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April 8, 2021

Carbon Market Provisions In The Paris Agreement (Article 6)

Filed under: Uncategorized — Chris Chaten @ 1:36 PM

In addition, the Co2 reductions covered by Article 6.4 “may also be used by another party in compliance with its NDCs.” It is essential that Article 6.5 stipulates that these economies “should not” be used by the host nation to fulfill its own NDC, even if they are used to achieve the NDC`s objectives in another country. Similar restrictions probably apply to use under Corsia. “Some countries and stakeholders are concerned that [the transfer of credits from Kyoto to Article 6.4] may overpert the market under the Paris Agreement and have expressed concerns about the robustness of the CDM`s rules with respect to the quality of the RSPs issued.” “I think the big problem is that there are different groups for different parts of the market debate, and that`s what makes it so complicated, because at the end of the day, you have to put all these different dividing lines together in one package.” The precise approach to avoiding the use of emissions reductions by more than one country is one area of significant divergence. It is closely linked to the idea of double counting within the meaning of Article 6.2, with both questions being asked about what is considered “internal” and “outside” the scope of a country`s PNNMs, with some commitments covering only part of the economy. This important provision states that the host of a CO2 reduction project “will benefit from mitigation measures that result in emission reductions that can also be used by another party to fulfill its national contribution.” “It`s hard to imagine how countries will agree on the right options and the right accounting rules and methods, when we can`t even have an agreement to eliminate those that are clearly incompatible… I mean, it`s not even a climate atmosphere, in many cases it`s common sense.¬†This new market is sometimes referred to as the “Sustainable Development Mechanism” (SDM). It would replace the Clean Development Mechanism (CDM) that operated under the previous protocol of the Paris Agreement, the Kyoto Protocol, and which gave industrialized countries legally binding emission targets that were set from early 2008 to 2012. “If you move forward, the role of forests, soils, blue carbon, technological solutions [to remove CO2 from the atmosphere] comes into play. But in the early stages, it is a matter of extracting as much carbon as possible from the global energy system.¬†They only talked about it if a fixed portion of the Article 6 emission credits is set aside and is not used by any party to achieve its climate objectives.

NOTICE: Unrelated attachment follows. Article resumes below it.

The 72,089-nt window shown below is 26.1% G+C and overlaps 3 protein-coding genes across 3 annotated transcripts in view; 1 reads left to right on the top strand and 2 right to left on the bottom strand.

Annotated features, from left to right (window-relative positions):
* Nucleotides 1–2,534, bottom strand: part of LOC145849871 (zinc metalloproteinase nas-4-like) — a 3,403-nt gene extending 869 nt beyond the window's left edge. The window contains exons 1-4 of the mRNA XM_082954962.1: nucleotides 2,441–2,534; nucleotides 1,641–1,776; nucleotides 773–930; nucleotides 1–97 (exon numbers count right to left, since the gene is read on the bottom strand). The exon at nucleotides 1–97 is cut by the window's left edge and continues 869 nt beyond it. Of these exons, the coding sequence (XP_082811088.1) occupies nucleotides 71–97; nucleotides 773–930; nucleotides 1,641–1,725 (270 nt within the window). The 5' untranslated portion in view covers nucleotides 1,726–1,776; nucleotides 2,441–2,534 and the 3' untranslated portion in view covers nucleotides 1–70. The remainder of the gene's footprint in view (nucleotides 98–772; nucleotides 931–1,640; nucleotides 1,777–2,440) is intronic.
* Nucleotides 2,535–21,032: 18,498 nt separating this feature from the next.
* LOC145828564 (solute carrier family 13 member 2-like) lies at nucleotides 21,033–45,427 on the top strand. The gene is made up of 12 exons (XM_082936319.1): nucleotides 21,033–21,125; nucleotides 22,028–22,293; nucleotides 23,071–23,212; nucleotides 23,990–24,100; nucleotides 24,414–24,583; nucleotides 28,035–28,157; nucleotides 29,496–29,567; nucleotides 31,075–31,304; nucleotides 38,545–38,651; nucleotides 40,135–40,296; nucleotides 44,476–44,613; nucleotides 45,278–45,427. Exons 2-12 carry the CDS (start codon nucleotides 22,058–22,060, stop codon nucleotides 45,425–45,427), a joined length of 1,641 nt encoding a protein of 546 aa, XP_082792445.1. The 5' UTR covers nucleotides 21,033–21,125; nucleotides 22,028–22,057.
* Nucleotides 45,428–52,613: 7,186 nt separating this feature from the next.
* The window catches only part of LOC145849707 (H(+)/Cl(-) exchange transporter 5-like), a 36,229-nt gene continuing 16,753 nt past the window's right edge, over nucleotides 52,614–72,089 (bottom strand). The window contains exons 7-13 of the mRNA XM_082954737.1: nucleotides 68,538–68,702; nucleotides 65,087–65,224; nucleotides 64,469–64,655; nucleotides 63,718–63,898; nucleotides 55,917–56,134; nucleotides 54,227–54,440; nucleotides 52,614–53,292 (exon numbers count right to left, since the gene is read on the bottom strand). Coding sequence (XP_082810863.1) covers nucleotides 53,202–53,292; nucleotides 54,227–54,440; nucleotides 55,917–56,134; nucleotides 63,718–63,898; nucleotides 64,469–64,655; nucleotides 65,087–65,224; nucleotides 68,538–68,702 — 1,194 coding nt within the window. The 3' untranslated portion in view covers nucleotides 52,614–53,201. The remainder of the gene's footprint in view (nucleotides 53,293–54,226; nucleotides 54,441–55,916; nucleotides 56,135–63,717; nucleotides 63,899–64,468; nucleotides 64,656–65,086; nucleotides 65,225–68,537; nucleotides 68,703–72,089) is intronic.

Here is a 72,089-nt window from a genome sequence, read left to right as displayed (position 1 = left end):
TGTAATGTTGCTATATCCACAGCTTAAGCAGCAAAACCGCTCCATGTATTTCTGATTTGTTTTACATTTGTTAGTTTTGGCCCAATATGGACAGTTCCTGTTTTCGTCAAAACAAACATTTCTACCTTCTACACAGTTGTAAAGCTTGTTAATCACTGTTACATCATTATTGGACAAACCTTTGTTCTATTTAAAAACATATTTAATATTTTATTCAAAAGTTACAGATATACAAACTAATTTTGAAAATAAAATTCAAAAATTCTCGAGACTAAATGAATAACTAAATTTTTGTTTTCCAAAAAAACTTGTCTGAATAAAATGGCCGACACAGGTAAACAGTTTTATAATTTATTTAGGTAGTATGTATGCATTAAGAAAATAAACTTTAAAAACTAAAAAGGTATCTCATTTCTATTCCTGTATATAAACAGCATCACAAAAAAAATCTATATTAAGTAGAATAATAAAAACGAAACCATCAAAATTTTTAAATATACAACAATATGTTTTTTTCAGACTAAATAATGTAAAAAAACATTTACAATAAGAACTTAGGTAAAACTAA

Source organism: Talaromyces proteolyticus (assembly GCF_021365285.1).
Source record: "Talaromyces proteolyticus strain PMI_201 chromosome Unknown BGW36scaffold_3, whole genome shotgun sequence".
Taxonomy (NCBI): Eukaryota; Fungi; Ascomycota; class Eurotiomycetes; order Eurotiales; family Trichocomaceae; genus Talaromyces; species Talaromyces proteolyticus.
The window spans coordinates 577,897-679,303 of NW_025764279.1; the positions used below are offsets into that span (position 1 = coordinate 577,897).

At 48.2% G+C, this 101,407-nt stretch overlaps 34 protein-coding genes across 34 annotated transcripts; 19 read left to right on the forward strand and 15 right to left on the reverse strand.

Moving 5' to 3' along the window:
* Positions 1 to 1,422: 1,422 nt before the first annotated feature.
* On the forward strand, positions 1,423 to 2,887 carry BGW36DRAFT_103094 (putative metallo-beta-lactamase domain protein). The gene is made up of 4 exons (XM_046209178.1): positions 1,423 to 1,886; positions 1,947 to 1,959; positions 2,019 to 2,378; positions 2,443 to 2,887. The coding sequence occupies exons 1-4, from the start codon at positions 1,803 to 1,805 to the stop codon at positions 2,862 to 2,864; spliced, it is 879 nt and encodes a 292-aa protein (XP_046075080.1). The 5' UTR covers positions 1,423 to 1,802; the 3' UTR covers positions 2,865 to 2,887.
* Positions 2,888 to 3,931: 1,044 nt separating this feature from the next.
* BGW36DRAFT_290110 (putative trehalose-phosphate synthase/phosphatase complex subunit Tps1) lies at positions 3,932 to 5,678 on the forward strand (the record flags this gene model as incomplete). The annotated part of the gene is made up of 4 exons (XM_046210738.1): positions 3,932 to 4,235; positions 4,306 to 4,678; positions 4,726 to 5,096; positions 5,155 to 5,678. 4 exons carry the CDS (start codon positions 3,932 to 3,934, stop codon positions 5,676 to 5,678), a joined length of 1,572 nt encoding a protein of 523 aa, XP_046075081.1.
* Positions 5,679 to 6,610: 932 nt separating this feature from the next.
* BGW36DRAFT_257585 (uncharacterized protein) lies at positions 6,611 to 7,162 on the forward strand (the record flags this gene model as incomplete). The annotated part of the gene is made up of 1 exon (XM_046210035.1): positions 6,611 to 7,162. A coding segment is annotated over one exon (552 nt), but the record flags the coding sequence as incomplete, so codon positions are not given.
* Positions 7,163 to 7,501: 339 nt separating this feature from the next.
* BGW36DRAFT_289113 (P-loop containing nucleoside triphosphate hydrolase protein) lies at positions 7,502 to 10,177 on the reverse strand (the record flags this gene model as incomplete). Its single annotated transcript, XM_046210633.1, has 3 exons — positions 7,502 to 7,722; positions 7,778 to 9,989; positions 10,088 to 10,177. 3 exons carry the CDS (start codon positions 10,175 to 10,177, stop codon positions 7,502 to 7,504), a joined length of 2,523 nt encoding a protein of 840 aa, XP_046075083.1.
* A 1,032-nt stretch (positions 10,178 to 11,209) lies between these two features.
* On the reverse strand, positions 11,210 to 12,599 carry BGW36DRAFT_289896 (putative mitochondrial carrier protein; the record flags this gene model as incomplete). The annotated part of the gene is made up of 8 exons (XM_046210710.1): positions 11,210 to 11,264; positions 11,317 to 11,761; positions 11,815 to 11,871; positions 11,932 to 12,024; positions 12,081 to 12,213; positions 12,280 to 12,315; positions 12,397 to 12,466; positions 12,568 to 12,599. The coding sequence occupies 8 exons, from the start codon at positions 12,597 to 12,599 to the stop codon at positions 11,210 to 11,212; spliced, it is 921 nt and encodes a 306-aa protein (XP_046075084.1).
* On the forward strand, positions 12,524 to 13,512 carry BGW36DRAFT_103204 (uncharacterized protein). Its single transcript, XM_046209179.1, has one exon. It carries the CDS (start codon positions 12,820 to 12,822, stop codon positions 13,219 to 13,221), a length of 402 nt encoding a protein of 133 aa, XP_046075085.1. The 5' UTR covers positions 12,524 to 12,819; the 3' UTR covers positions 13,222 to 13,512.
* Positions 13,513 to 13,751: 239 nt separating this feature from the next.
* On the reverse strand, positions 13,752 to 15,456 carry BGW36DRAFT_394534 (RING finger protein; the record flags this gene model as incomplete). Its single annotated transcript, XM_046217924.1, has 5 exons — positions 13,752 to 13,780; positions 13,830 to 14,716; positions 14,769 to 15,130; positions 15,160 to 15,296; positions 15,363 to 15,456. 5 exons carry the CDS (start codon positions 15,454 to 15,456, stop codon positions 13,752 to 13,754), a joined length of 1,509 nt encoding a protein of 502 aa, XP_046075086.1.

These credits would be eliminated or set aside for the benefit of the global atmosphere as a whole and not for a given state and its CNN. However, it was difficult to determine how this would work in practice. First, the parties can cooperate directly (Article 6.2). This allows for the implementation of emission reduction measures in one country and the resulting emission reductions are transferred to another country and the MNP. This requires a transparent process and an accurate assessment of emissions reductions to prevent emissions reductions from being accounted for more than once – for example, in the emissions inventory of the country where the reduction activities are carried out, and also in the country where the resulting emission reductions are transferred. In addition, national and regional instruments such as the EU Emissions Trading Scheme can be linked to similar systems to create a common cross-border carbon market. While there are no plans for international monitoring of these cooperation activities, the parties have agreed to abide by the Article 6.2 guidelines when implementing this cooperative approach. MJ Mace, negotiator for the Alliance of Small Island States (AOSIS) group, told Carbon Brief: “We absolutely cannot afford to allow markets to undermine mitigation ambitions.”

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